|
|
|
|
Search: 
Latin American Herald Tribune
Venezuela Overview
Venezuelan Embassies & Consulates Around The World
Sites/Blogs about Venezuela
Venezuelan Newspapers
Facts about Venezuela
Venezuela Tourism
Embassies in Caracas

Colombia Overview
Colombian Embassies & Consulates Around the World
Government Links
Embassies in Bogota
Media
Sites/Blogs about Colombia
Educational Institutions

Stocks

Commodities
Crude Oil
US Gasoline Prices
Natural Gas
Gold
Silver
Copper

Euro
UK Pound
Australia Dollar
Canada Dollar
Brazil Real
Mexico Peso
India Rupee

Antigua & Barbuda
Aruba
Barbados
Cayman Islands
Cuba
Curacao
Dominica

Grenada
Haiti
Jamaica
Saint Kitts and Nevis
Saint Lucia
Saint Vincent and the Grenadines

Belize
Costa Rica
El Salvador
Honduras
Nicaragua
Panama

Bahamas
Bermuda
Mexico

Argentina
Brazil
Chile
Guyana
Paraguay
Peru
Uruguay

What's New at LAHT?
Follow Us On Facebook
Follow Us On Twitter
Most Viewed on the Web
Popular on Twitter
Receive Our Daily Headlines


  HOME | Venezuela (Click here for more Venezuela news)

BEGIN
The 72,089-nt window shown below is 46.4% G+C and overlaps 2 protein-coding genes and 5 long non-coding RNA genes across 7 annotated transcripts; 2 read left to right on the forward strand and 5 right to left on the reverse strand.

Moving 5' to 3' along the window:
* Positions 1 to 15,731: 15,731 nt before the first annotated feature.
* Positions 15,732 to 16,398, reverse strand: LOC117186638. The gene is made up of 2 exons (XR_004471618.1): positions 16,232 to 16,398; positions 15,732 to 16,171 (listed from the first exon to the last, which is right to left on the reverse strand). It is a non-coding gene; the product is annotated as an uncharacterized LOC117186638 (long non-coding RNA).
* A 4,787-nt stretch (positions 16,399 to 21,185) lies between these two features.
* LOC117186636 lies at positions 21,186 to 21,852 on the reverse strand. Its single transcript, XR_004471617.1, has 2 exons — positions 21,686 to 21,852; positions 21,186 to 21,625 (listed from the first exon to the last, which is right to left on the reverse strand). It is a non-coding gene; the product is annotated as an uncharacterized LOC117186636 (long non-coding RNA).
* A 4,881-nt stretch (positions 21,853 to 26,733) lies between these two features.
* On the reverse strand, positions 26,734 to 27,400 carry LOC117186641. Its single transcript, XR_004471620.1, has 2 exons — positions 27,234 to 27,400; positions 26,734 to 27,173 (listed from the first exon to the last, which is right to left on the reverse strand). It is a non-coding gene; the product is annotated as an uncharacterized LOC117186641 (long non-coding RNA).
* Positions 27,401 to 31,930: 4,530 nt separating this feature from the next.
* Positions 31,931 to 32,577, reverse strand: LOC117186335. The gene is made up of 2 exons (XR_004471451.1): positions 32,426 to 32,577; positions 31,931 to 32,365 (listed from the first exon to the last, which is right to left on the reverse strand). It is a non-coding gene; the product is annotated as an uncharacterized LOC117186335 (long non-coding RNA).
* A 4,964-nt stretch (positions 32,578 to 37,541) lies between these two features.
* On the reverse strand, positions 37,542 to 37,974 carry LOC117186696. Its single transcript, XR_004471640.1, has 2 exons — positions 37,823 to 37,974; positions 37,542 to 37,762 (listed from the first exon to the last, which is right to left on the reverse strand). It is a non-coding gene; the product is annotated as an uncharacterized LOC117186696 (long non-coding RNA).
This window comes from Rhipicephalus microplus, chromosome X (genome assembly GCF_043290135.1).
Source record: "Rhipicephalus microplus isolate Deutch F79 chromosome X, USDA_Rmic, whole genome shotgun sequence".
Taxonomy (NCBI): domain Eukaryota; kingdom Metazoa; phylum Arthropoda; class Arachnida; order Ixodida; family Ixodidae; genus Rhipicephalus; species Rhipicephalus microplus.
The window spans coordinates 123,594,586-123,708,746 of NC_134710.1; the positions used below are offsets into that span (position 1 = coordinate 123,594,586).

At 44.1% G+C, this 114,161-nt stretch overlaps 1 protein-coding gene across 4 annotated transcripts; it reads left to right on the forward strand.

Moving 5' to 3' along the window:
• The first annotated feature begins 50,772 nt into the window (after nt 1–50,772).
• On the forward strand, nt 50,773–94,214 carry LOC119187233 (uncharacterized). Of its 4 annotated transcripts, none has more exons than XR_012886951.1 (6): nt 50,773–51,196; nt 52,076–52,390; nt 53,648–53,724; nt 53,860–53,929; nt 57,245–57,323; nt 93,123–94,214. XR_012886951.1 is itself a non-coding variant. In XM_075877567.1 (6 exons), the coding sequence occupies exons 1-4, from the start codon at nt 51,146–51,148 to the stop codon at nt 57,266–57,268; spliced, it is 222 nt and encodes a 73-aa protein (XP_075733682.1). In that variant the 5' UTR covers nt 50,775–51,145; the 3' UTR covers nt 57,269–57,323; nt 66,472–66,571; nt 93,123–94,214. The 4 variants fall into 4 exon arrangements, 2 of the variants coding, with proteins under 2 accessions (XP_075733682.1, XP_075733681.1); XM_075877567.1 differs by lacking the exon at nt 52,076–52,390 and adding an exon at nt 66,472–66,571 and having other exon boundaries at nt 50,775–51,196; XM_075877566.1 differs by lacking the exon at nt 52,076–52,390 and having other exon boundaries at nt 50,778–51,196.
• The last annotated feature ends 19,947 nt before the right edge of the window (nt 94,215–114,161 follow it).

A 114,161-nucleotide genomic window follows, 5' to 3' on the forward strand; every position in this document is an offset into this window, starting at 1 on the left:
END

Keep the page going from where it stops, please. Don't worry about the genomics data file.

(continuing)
Silicon City: Venezuela’s Other Industry

CARACAS – Every six minutes, someone in Venezuela goes under the cosmetic surgery knife.

In a country where millions suffer a shortage of medicine, thousands are prepared to spend the equivalent of 50-years of minimum wage in a bid to look more beautiful.

The Venezuelan Society of Plastic Surgery (SVCP) said $200 million was spent on cosmetic surgery in 2018.

On average, 700 society members perform ten surgeries a month, which is 84,000 a year in the last decade.

The market is geared toward women and the hyper-promotion of body image.

Women’s beauty has become part of the national identity in a country where many companies actively encourage women to undergo cosmetic surgery, according to psychologist Maria Alejandra Ramirez.

Motivated by this, Genesis Bastidas, 24, spent her life savings on breast augmentation surgery in June.

Her decision was a trade-in for her other life plan: emigrating from Venezuela to flee the country’s socio-economic crisis, something 4 million others have done in the last five years.

“It was about feeling good about myself,” she told Efe. “I didn’t get the surgery to show off, but to feel better about myself.”